*** Several questions and interesting comments were made during lecture and here is a couple of responses.
Question 1: Check out a sea slug…
– Interestingly, I found an entire website devoted to sea slugs. I thought it was shocking that there was a “forum” to discuss everything about sea slugs. (http://www.seaslugforum.net/general.htm) I would suggest checking out the site because there are details upon details about sea slugs… however, here are a few tidbits that were especially interesting.
- The order includes upto 77 families and many subfamilies and underneath these families and subfamilies include 100’s, possible 1000’s of species, making for a very diverse phylogeny.
- Some sea slugs are edible. (Yum!) According to the website listed above, most sea slugs are considered mollusks and so some seafood recipes call for a sea slug, specifically the species of a sea cucumber (not to be confused with a regular cucumber, which goes really well in salads) However most are poisonous.
- Sea slugs are important in lab testing due to their simple nervous system (brain) and they have very very large nerve cells which allows for easy mapping.
—–This sea slug website included this quote, which I included because it relates to out ecology unit, and I think relating things in science allows for a better appreciation of everything. “To understanding life histories and population survival therefore, we have to understand not just the life cycle and biology of one species, but the life cycle and biology of its food, its predators and many physical aspects of the environment.” (http://www.seaslugforum.net/find/popfluc)
Question 2: What is a little ice age?
– The information I found about little ice ages were about the historical “little” ice age that occurred in medival times. According to the Environmental History Resouce website (http://www.eh-resources.org/timeline/timeline_lia.html), the Little Ice Age occurred between 1300 and 1870 in Europe and involved extremely hard winters and overall harsh climates in otherwise habitable human environments. Causes could have been a particular way the sun was hitting the Earth at the time called: “Mauder Minimum” and a “coincidence of low sunspot activity.” (Huh?) The graph below shows how years corresponded with the sunspot observations and we can conclude that we have a higher rate of sunspot in present day times, so a conclusion could be that we may enjoy a more stable, more habitable climate. (Though, observe some recent extreme peaks, which leads me to believe that pollution leading to global warming may not be the only explanation to global climate increases. Not that I believe pollution is acceptable behavior to our lovely Earth.)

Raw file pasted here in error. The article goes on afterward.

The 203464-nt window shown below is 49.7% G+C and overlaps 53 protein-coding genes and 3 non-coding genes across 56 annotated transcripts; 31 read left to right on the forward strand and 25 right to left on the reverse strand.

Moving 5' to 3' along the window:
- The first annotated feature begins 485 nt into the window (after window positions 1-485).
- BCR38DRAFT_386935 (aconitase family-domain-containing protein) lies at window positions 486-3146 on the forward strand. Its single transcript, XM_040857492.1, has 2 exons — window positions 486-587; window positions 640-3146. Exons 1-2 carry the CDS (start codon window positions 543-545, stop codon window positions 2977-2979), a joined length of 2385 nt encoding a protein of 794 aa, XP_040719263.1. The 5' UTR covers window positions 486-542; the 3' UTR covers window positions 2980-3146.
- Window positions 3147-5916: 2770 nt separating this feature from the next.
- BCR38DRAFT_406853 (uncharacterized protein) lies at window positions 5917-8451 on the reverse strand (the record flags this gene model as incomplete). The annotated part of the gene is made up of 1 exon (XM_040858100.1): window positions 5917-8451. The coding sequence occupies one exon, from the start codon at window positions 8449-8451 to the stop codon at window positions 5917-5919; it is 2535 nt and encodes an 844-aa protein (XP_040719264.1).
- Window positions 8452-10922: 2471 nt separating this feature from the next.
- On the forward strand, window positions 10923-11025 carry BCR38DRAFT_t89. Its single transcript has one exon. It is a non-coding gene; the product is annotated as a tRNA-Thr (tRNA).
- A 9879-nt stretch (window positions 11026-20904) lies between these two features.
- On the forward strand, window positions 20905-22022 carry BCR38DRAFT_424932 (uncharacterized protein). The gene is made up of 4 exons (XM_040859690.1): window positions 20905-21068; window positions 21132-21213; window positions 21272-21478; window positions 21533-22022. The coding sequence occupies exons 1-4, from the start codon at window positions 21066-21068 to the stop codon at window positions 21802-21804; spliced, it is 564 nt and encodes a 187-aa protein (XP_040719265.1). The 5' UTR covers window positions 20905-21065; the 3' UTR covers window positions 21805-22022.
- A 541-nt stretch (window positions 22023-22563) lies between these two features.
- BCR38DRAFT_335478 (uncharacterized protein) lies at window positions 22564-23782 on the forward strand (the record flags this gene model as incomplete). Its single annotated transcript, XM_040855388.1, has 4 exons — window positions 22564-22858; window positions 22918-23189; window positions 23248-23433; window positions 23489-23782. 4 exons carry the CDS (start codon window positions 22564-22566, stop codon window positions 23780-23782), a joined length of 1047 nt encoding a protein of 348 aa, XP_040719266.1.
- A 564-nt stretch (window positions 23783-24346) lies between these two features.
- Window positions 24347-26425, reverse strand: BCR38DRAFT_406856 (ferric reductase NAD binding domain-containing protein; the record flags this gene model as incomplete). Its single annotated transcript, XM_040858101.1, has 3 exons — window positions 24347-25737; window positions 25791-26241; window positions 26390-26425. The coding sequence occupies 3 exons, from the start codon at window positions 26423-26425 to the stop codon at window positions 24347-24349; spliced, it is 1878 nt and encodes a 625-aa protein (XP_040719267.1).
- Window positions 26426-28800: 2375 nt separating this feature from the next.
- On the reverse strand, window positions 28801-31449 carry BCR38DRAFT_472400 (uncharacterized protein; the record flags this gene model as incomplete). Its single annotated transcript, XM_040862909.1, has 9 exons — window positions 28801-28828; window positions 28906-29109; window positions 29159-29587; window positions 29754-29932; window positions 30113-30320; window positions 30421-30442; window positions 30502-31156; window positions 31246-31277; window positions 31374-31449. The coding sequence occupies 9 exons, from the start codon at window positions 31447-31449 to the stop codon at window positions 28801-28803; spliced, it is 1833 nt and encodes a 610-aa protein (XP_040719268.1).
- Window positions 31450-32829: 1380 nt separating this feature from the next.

Question 3: What areas are relic species found?
– We know from discussion in class that most relic species are found in remote areas like islands, an example being an anteater in Australia. However, I couldn’t find any further information and maybe the next person to blog might be more successful in finding more information on relic species.
Question 4: What benefits and effects does an ecosystem engineer have on an organism?
- According to the website, The Encyclopedia of Earth, (http://www.eoearth.org/article/Ecosystem_engineer) the zebra mussel increases water filtration which allows for increased visualization deeper into a body of water which may cause increase predation from predators and also an increase in algea growth.
- Another example is the caterpillar and while it creates its own shelter, it may be creating a shelter for another organism.
- Most of us appreciate the beaver as a very common ecosystem engineer. The beaver creates dams, which stills water. Unmoving water creates a great environment for other species such as insects, algea and other organisms.
- Corals impact ocean life, in the sense that that are protecting other organisms for large waves and also providing shelters and environments for ocean life.
*** Things to keep in mind for the upcoming quiz:
Know the Density graph
2. Characteristics of R/K Species
3. Typical Trends in Succession
*** Soils – increase in nutrients, increase in soil depth, increase in organic matter and development of soil horizons.
4. And also keep in mind the differences between food and nutrients.
*** Food has energy stored in it (Carbon) and nutrienst lacks energy needed to sustain an organism.